posted by Niels Olson on May 9, 2007 #

Oh, and the NGOs could have links, so if someone sees a trend that bothers them, they can go to the site of the organization that works on such issues.

posted by Niels Olson on May 9, 2007 #

That was a good interview. Always interesting to hear what smart people (who are also voracious readers — with the time to do all that reading!) think about things.

Aaron, what do you mean “recovering programmer”? Do you plan on doing any world-changing software projects? Or are you shifting your efforts to other pursuits?

posted by John on May 9, 2007 #

Whoops. Sorry. Nevermind that last question. You already said “no comment” to that in the interview.

posted by John on May 10, 2007 #

Aaron, I agree with your thinking about subtle sexism and racism in our industry, that the problem is widely misunderstood (as evidenced in the comments at blogoscoped).

There are at least four phases that organizations go through in addressing the problem, and there is lots of variability as to how quickly they progress. 1) the identification of overt sexist and racism, 2) attempts to enhance ?diversity? with awkward explicit or implicit quotas, 3) the recognition that organizations are more powerful, more effective, when they take advantage of individual differences, and 4) recognizing and driving heterogeneity in thought, perspective, methods, as a competitive advantage.

I am a manager at Cisco. The Cisco US engineering community is not particularly diverse by conventional measurement. But the corporate culture is strongly driven by principles of inclusiveness and collaboration, harder to measure but better goals. As more and more engineering happens outside the US the conventional metrics will take care of themselves.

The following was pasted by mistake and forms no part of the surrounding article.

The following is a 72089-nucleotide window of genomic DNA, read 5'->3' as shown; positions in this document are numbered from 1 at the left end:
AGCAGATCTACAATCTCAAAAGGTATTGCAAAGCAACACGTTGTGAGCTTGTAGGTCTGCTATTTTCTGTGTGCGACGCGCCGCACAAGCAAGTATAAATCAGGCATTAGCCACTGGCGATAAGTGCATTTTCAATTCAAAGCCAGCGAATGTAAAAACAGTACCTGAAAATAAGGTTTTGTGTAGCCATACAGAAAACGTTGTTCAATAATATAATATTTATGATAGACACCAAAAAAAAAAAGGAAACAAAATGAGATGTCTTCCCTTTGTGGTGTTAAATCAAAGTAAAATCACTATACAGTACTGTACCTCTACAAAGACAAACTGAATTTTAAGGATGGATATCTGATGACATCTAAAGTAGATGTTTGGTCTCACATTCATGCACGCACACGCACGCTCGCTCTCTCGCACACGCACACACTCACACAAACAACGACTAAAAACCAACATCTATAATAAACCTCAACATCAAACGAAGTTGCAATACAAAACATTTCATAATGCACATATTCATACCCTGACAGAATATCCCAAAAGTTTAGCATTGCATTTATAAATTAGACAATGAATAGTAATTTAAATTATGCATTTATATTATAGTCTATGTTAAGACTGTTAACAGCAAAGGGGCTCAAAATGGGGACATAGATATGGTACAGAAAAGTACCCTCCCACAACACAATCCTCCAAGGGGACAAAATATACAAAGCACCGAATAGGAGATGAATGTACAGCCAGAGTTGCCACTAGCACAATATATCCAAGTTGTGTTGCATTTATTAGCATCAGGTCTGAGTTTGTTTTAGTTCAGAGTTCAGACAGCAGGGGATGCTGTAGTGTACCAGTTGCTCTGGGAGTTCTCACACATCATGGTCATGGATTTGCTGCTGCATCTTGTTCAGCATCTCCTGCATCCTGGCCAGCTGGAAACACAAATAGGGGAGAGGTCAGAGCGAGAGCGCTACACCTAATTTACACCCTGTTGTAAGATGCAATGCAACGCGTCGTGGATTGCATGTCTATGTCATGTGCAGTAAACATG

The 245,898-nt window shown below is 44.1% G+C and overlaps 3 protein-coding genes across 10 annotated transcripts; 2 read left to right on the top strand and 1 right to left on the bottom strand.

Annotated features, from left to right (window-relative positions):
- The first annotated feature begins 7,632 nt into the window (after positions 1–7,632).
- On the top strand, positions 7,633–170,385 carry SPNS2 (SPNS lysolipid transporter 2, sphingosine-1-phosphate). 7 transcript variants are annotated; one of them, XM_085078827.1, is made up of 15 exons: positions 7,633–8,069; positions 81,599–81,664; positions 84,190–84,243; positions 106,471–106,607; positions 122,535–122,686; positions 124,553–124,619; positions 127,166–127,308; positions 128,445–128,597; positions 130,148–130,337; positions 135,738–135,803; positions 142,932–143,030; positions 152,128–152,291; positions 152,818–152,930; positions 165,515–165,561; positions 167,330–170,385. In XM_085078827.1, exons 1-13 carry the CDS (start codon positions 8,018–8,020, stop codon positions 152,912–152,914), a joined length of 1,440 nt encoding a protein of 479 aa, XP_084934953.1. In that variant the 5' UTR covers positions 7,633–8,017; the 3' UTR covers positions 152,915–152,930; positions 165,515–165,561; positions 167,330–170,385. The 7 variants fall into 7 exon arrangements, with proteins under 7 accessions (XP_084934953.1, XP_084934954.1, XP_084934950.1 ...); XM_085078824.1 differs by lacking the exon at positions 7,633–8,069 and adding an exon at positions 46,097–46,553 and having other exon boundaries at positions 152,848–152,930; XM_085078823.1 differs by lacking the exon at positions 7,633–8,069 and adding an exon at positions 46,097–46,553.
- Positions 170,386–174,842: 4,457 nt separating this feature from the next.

One interesting stat: soon, worldwide, fewer that 30% of Cisco buy decisions will be made by white men.

Lastly, I?d like to better understand your mention of Cisco?s role in content filtering in China, will investigate further.

posted by Carty on May 19, 2007 #

I did a little reading, and I speak here as an individual, not a Cisco employee.

It looks like the Chinese government (or their agents) use standard Cisco router packet filtering technology to build ?the great firewall?. There are no Cisco engineers ?building? the firewall, there are no features or functionality being developed for the Chinese government.

?Google?s hackers are a lot smarter than the Cisco people building the Great Firewall of China. therefore may be a tad unfair.

There are, broadly, two classes of packet filters. Filters that act on information available in IP packet headers (source IP, destination IP, etc.). These filters are gross but can be executed very fast. Finer filters can filter based on packet payload contents (keywords, patterns, etc.). These finer filters exist primarily for signature-based intrusion detection. They run much slower. It appears that the Chinese government uses both

I?m not a Google engineer or even a Cisco engineer but both mechanisms would be trivial to circumvent with multiple hops/spoofing and encryption. I suspect this is not a technology issue at all but one of policy, and for Chinese citizens, non-trivial personal risk.

As for Cisco?s role, I?ll continue to learn more. It appears that Cisco?s actual contribution to the Great Firewall is its unwillingness to refuse to sell standard routers, not clear to me that that?s evil. I?d be interested in and open to alternative views.

posted by on May 19, 2007 #